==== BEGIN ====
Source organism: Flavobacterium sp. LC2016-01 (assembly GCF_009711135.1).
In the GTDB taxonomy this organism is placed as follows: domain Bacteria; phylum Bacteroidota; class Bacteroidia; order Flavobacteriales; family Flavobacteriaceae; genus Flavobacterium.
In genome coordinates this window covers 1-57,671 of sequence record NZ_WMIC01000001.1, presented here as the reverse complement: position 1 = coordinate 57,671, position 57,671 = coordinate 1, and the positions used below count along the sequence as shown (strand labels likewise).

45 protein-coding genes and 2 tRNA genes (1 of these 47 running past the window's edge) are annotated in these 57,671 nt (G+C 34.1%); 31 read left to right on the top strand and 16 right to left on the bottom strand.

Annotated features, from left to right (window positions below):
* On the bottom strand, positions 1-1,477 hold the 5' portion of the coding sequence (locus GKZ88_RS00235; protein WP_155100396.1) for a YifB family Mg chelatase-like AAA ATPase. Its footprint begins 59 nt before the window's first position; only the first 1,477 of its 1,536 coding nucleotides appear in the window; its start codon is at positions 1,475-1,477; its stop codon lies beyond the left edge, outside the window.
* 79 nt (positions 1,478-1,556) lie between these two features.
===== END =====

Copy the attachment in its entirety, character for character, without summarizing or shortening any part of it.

Source organism: Flavobacterium sp. LC2016-01 (assembly GCF_009711135.1).
In the GTDB taxonomy this organism is placed as follows: domain Bacteria; phylum Bacteroidota; class Bacteroidia; order Flavobacteriales; family Flavobacteriaceae; genus Flavobacterium.
In genome coordinates this window covers 1-57,671 of sequence record NZ_WMIC01000001.1, presented here as the reverse complement: position 1 = coordinate 57,671, position 57,671 = coordinate 1, and the positions used below count along the sequence as shown (strand labels likewise).

45 protein-coding genes and 2 tRNA genes (1 of these 47 running past the window's edge) are annotated in these 57,671 nt (G+C 34.1%); 31 read left to right on the top strand and 16 right to left on the bottom strand.

Annotated features, from left to right (window positions below):
* On the bottom strand, positions 1-1,477 hold the 5' portion of the coding sequence (locus GKZ88_RS00235; protein WP_155100396.1) for a YifB family Mg chelatase-like AAA ATPase. Its footprint begins 59 nt before the window's first position; only the first 1,477 of its 1,536 coding nucleotides appear in the window; its start codon is at positions 1,475-1,477; its stop codon lies beyond the left edge, outside the window.
* 79 nt (positions 1,478-1,556) lie between these two features.